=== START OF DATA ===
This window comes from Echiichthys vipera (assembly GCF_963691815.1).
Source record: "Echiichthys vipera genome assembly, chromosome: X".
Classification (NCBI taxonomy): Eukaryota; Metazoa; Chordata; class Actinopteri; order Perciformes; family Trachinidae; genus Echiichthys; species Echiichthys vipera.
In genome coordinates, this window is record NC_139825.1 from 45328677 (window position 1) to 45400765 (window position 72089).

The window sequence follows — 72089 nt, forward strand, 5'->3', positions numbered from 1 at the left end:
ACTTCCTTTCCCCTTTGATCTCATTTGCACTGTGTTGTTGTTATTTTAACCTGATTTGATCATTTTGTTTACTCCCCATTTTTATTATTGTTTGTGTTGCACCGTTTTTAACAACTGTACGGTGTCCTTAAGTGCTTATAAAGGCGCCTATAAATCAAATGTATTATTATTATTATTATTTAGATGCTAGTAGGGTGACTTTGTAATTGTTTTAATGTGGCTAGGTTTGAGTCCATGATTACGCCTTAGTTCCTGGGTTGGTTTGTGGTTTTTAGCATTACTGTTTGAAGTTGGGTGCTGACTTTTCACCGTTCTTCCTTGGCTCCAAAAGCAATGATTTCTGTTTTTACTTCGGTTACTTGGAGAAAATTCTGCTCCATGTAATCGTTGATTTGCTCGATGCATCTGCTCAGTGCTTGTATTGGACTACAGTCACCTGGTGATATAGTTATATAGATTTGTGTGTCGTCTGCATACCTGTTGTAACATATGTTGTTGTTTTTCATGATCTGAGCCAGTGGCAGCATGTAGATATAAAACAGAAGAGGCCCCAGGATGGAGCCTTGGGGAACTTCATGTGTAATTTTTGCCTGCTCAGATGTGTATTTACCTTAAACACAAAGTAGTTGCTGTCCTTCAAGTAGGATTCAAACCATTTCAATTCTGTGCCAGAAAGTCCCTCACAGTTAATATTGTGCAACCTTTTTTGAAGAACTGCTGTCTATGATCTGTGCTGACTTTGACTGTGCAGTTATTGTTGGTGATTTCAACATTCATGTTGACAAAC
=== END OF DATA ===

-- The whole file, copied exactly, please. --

This window comes from Echiichthys vipera (assembly GCF_963691815.1).
Source record: "Echiichthys vipera genome assembly, chromosome: X".
Classification (NCBI taxonomy): Eukaryota; Metazoa; Chordata; class Actinopteri; order Perciformes; family Trachinidae; genus Echiichthys; species Echiichthys vipera.
In genome coordinates, this window is record NC_139825.1 from 45328677 (window position 1) to 45400765 (window position 72089).

The window sequence follows — 72089 nt, forward strand, 5'->3', positions numbered from 1 at the left end:
ACTTCCTTTCCCCTTTGATCTCATTTGCACTGTGTTGTTGTTATTTTAACCTGATTTGATCATTTTGTTTACTCCCCATTTTTATTATTGTTTGTGTTGCACCGTTTTTAACAACTGTACGGTGTCCTTAAGTGCTTATAAAGGCGCCTATAAATCAAATGTATTATTATTATTATTATTTAGATGCTAGTAGGGTGACTTTGTAATTGTTTTAATGTGGCTAGGTTTGAGTCCATGATTACGCCTTAGTTCCTGGGTTGGTTTGTGGTTTTTAGCATTACTGTTTGAAGTTGGGTGCTGACTTTTCACCGTTCTTCCTTGGCTCCAAAAGCAATGATTTCTGTTTTTACTTCGGTTACTTGGAGAAAATTCTGCTCCATGTAATCGTTGATTTGCTCGATGCATCTGCTCAGTGCTTGTATTGGACTACAGTCACCTGGTGATATAGTTATATAGATTTGTGTGTCGTCTGCATACCTGTTGTAACATATGTTGTTGTTTTTCATGATCTGAGCCAGTGGCAGCATGTAGATATAAAACAGAAGAGGCCCCAGGATGGAGCCTTGGGGAACTTCATGTGTAATTTTTGCCTGCTCAGATGTGTATTTACCTTAAACACAAAGTAGTTGCTGTCCTTCAAGTAGGATTCAAACCATTTCAATTCTGTGCCAGAAAGTCCCTCACAGTTAATATTGTGCAACCTTTTTTGAAGAACTGCTGTCTATGATCTGTGCTGACTTTGACTGTGCAGTTATTGTTGGTGATTTCAACATTCATGTTGACAAAC